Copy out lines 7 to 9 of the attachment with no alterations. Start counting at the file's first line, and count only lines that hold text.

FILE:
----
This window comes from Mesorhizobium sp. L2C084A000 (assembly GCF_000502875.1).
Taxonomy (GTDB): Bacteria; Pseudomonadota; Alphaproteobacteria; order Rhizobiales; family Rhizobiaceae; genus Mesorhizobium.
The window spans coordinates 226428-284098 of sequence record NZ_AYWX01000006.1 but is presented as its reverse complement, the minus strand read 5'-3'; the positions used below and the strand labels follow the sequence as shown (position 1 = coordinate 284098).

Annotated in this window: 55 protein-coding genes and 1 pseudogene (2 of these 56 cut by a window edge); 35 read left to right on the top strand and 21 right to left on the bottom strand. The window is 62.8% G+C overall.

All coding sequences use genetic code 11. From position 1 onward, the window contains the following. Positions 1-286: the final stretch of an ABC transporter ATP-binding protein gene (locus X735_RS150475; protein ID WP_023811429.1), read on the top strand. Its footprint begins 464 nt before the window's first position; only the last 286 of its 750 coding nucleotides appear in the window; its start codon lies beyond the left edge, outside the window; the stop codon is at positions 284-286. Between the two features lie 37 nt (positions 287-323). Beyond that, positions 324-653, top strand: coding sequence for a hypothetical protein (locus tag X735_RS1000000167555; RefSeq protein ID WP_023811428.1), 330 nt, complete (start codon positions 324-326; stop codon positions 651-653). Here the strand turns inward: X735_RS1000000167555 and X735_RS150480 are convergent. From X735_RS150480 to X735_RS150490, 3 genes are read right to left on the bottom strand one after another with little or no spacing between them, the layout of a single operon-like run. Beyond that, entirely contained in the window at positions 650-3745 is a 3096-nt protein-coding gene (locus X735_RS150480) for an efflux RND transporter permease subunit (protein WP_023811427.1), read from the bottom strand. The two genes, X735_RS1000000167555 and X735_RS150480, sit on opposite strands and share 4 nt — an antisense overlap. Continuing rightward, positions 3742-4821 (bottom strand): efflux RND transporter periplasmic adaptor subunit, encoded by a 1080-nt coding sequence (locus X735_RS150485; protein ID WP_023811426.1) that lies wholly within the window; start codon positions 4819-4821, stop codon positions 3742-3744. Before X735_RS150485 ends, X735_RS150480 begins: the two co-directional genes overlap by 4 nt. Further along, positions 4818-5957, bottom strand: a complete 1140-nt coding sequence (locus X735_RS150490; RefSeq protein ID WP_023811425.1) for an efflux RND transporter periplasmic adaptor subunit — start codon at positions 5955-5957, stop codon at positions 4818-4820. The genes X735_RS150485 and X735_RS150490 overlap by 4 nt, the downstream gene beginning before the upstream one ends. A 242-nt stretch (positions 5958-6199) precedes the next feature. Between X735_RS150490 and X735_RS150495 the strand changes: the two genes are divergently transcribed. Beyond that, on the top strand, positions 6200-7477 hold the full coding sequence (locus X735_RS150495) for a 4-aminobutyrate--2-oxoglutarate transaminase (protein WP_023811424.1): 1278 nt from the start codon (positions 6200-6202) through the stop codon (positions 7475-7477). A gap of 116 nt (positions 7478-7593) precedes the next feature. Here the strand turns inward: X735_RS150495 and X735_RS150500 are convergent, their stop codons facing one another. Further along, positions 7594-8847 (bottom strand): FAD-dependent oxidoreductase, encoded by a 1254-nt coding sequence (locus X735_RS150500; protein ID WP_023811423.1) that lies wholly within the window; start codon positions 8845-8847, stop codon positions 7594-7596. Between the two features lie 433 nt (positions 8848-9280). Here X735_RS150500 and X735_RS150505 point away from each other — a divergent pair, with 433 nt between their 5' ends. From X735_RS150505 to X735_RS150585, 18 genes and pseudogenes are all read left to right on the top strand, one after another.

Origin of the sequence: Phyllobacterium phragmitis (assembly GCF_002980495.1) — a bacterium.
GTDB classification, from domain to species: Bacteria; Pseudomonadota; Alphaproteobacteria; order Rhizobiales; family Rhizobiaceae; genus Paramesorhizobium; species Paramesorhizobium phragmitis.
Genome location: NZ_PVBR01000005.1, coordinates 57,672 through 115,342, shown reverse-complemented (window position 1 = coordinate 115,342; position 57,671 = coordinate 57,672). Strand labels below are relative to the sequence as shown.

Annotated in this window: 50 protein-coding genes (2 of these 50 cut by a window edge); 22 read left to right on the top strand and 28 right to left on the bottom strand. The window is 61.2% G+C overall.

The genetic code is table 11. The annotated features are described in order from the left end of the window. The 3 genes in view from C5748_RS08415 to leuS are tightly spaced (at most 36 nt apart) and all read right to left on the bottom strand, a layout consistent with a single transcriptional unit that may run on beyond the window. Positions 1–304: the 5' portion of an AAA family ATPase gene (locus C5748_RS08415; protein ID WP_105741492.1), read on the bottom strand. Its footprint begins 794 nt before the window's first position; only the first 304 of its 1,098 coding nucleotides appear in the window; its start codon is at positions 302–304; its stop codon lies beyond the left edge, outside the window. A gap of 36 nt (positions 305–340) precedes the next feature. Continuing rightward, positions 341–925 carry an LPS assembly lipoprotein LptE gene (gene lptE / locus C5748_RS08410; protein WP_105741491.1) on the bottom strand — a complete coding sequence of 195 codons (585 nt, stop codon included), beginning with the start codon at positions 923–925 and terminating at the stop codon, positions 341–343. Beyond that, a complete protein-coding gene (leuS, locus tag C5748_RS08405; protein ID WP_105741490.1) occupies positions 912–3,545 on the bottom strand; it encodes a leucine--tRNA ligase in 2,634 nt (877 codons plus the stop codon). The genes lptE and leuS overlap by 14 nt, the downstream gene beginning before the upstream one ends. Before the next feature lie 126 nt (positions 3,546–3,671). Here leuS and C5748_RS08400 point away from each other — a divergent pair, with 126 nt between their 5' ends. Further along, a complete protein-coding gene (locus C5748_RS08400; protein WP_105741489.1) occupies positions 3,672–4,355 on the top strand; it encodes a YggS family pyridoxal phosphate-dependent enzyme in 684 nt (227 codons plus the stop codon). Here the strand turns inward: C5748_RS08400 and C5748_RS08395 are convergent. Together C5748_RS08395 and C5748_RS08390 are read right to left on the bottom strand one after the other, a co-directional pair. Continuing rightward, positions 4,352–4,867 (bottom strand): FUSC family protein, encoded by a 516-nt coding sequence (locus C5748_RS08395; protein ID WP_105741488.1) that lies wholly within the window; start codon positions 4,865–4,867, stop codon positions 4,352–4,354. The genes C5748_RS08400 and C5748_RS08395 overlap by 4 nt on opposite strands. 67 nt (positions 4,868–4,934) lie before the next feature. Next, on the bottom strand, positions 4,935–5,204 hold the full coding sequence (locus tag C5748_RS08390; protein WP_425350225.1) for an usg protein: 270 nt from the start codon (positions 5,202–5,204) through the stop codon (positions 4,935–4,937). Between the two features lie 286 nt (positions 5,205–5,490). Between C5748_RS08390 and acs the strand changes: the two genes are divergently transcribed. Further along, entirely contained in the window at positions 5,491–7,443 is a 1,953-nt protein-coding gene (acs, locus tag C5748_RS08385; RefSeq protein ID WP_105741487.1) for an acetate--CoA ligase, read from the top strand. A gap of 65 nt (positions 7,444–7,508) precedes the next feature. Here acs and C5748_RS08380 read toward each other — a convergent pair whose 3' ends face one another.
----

GTDB classification, from domain to species: Bacteria; Pseudomonadota; Alphaproteobacteria; order Rhizobiales; family Rhizobiaceae; genus Paramesorhizobium; species Paramesorhizobium phragmitis.
Genome location: NZ_PVBR01000005.1, coordinates 57,672 through 115,342, shown reverse-complemented (window position 1 = coordinate 115,342; position 57,671 = coordinate 57,672). Strand labels below are relative to the sequence as shown.

Annotated in this window: 50 protein-coding genes (2 of these 50 cut by a window edge); 22 read left to right on the top strand and 28 right to left on the bottom strand. The window is 61.2% G+C overall.